28% of Dem/lean Dem voters are “Democratic Mainstays,” the largest single group in the Democratic coalition, according to a 2021 Pew Research Center survey. Here’s what this demographic looks like:

  • Most are moderates.

  • They hold many basic Democratic positions on government, race and social welfare.

  • They’re less liberal than other Democrats on immigration, military and crime.

  • They are older, and compared to other Democrats, fewer of them have gone to college.

  • They’re more racially and ethnically diverse.

12% of Dems are the “Progressive Left,” the smallest Democratic cohort. Here’s what this group looks like:

  • They have very liberal views across the board.

  • Most of them support leaders who are democratic socialists.

  • They mainly supported Bernie Sanders and Elizabeth Warren during the primaries.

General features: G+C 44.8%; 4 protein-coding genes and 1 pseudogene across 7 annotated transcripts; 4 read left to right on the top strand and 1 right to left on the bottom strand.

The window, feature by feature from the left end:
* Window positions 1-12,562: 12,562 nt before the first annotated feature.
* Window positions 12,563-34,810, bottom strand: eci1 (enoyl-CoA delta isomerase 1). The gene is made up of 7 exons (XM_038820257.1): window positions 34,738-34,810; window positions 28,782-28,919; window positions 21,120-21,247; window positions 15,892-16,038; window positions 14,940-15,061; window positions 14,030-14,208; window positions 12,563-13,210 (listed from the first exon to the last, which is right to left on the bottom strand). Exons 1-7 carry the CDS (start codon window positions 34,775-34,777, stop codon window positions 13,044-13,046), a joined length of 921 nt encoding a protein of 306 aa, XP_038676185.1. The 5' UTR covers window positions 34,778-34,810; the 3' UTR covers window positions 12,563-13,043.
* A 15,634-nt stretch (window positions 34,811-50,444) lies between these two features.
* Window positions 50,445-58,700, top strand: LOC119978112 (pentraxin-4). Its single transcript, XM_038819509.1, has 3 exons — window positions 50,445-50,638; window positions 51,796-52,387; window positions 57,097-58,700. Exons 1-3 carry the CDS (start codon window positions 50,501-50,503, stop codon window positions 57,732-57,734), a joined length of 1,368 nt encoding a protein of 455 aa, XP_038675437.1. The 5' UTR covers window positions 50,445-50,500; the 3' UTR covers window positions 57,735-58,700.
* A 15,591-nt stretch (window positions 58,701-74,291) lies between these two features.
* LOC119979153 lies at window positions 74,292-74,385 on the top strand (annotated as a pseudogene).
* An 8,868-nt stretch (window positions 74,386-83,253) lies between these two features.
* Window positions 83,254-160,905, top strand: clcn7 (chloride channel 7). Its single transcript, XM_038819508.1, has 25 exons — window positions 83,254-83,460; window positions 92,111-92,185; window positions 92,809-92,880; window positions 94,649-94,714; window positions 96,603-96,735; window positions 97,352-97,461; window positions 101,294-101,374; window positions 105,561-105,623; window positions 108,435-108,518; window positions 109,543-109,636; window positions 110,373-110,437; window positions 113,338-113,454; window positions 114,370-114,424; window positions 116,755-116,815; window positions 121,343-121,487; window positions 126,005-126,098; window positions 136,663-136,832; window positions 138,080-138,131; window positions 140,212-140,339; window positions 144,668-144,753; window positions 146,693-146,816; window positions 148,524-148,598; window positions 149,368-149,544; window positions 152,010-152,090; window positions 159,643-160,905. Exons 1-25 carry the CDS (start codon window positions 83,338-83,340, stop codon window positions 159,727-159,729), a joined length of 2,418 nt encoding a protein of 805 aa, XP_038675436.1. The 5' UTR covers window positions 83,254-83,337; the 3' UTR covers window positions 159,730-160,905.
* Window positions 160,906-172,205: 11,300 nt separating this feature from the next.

• They’re the most politically active Democrats.

  • Progressive Leftists are relatively young and very educated.

  • They’re overwhelming white: roughly two-thirds are non-Hispanic whites.

Research suggests the Democratic Party is becoming “out of touch” with its own moderates.

Democratic data scientist David Shor on the types of people that shape Democrats’ messaging: “It is descriptively true that people who work in campaigns are extremely young and much more liberal than the overall population, and also much more educated. … I think that this is pushing them to use overly ideological language, to not show enough messaging or policy restraint and, from a symbolic perspective, to use words that regular voters literally don’t understand — and I think that that’s a real problem.”